[Top][All Lists]

[Date Prev][Date Next][Thread Prev][Thread Next][Date Index][Thread Index]

Re: Using alloca

From: Akim Demaille
Subject: Re: Using alloca
Date: 14 Dec 2000 14:03:24 +0100
User-agent: Gnus/5.0807 (Gnus v5.8.7) XEmacs/21.1 (Channel Islands)

>>>>> "Hans" == Hans Aberg <address@hidden> writes:

Hans> What is the advantage of using alloca over malloc?


Automatic Storage with Variable Size

   The function `alloca' supports a kind of half-dynamic allocation in
which blocks are allocated dynamically but freed automatically.

   Allocating a block with `alloca' is an explicit action; you can
allocate as many blocks as you wish, and compute the size at run time.
But all the blocks are freed when you exit the function that `alloca'
was called from, just as if they were automatic variables declared in
that function.  There is no way to free the space explicitly.

   The prototype for `alloca' is in `stdlib.h'.  This function is a BSD

 - Function: void * alloca (size_t SIZE);
     The return value of `alloca' is the address of a block of SIZE
     bytes of memory, allocated in the stack frame of the calling

   Do not use `alloca' inside the arguments of a function call--you
will get unpredictable results, because the stack space for the
`alloca' would appear on the stack in the middle of the space for the
function arguments.  An example of what to avoid is `foo (x, alloca
(4), y)'.

`alloca' Example

   As an example of the use of `alloca', here is a function that opens
a file name made from concatenating two argument strings, and returns a
file descriptor or minus one signifying failure:

     open2 (char *str1, char *str2, int flags, int mode)
       char *name = (char *) alloca (strlen (str1) + strlen (str2) + 1);
       stpcpy (stpcpy (name, str1), str2);
       return open (name, flags, mode);

Here is how you would get the same results with `malloc' and `free':

     open2 (char *str1, char *str2, int flags, int mode)
       char *name = (char *) malloc (strlen (str1) + strlen (str2) + 1);
       int desc;
       if (name == 0)
         fatal ("virtual memory exceeded");
       stpcpy (stpcpy (name, str1), str2);
       desc = open (name, flags, mode);
       free (name);
       return desc;

   As you can see, it is simpler with `alloca'.  But `alloca' has
other, more important advantages, and some disadvantages.

Advantages of `alloca'

   Here are the reasons why `alloca' may be preferable to `malloc':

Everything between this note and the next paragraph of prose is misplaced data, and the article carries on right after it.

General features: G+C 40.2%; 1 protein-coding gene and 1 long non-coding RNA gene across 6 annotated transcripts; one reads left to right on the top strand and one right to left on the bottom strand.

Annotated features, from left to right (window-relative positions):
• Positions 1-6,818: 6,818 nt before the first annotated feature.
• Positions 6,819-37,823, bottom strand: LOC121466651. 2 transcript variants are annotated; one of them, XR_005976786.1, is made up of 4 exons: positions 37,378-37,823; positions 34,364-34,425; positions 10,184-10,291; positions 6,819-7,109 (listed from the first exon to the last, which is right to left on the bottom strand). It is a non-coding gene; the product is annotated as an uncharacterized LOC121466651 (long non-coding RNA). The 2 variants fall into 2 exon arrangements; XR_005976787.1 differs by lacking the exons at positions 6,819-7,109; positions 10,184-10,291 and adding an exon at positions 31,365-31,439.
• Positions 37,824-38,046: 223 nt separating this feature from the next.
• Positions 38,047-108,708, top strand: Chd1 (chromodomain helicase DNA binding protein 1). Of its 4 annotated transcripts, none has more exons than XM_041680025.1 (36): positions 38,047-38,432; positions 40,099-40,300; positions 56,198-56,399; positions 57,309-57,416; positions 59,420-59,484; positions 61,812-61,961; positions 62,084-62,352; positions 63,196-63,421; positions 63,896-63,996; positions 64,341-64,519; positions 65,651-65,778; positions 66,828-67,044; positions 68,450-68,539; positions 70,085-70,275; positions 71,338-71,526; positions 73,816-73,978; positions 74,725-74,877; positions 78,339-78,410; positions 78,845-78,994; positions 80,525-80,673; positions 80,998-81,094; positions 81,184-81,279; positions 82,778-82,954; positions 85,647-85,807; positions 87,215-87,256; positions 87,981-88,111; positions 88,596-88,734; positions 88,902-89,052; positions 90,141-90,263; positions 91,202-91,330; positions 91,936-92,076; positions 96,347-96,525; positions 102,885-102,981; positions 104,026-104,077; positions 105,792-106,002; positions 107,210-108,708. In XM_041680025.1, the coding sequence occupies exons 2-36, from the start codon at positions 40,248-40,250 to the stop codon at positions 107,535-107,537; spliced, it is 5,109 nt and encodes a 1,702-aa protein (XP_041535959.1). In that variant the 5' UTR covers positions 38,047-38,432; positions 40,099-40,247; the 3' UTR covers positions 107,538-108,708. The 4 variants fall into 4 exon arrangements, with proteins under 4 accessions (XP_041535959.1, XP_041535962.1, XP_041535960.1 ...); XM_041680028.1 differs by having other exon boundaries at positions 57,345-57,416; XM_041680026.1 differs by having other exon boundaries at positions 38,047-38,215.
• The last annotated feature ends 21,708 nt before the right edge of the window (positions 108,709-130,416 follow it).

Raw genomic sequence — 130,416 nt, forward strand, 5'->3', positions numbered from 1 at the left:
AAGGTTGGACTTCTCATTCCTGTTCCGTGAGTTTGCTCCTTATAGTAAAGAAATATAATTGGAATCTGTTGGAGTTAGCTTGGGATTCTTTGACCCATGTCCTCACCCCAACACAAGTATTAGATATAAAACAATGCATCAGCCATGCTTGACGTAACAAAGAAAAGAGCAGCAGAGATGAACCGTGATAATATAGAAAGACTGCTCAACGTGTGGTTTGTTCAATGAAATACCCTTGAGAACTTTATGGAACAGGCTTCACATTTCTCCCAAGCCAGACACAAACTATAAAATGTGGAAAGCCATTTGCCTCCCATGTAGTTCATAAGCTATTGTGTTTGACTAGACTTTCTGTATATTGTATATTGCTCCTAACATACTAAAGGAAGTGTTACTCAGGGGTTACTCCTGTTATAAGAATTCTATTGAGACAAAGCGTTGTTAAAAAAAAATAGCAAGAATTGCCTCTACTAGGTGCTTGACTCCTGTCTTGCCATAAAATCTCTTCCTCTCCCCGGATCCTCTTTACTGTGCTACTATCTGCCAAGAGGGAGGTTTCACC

* Using `alloca' wastes very little space and is very fast.  (It is
     open-coded by the GNU C compiler.)

   * Since `alloca' does not have separate pools for different sizes of
     block, space used for any size block can be reused for any other
     size.  `alloca' does not cause memory fragmentation.

   * Nonlocal exits done with `longjmp' (*note Non-Local Exits::)
     automatically free the space allocated with `alloca' when they exit
     through the function that called `alloca'.  This is the most
     important reason to use `alloca'.

     To illustrate this, suppose you have a function
     `open_or_report_error' which returns a descriptor, like `open', if
     it succeeds, but does not return to its caller if it fails.  If
     the file cannot be opened, it prints an error message and jumps
     out to the command level of your program using `longjmp'.  Let's
     change `open2' (*note Alloca Example::) to use this subroutine:

          open2 (char *str1, char *str2, int flags, int mode)
            char *name = (char *) alloca (strlen (str1) + strlen (str2) + 1);
            stpcpy (stpcpy (name, str1), str2);
            return open_or_report_error (name, flags, mode);

     Because of the way `alloca' works, the memory it allocates is
     freed even when an error occurs, with no special effort required.

     By contrast, the previous definition of `open2' (which uses
     `malloc' and `free') would develop a memory leak if it were
     changed in this way.  Even if you are willing to make more changes
     to fix it, there is no easy way to do so.

Disadvantages of `alloca'

   These are the disadvantages of `alloca' in comparison with `malloc':

   * If you try to allocate more memory than the machine can provide,
     you don't get a clean error message.  Instead you get a fatal
     signal like the one you would get from an infinite recursion;
     probably a segmentation violation (*note Program Error Signals::).

   * Some non-GNU systems fail to support `alloca', so it is less
     portable.  However, a slower emulation of `alloca' written in C is
     available for use on systems with this deficiency.

reply via email to

[Prev in Thread] Current Thread [Next in Thread]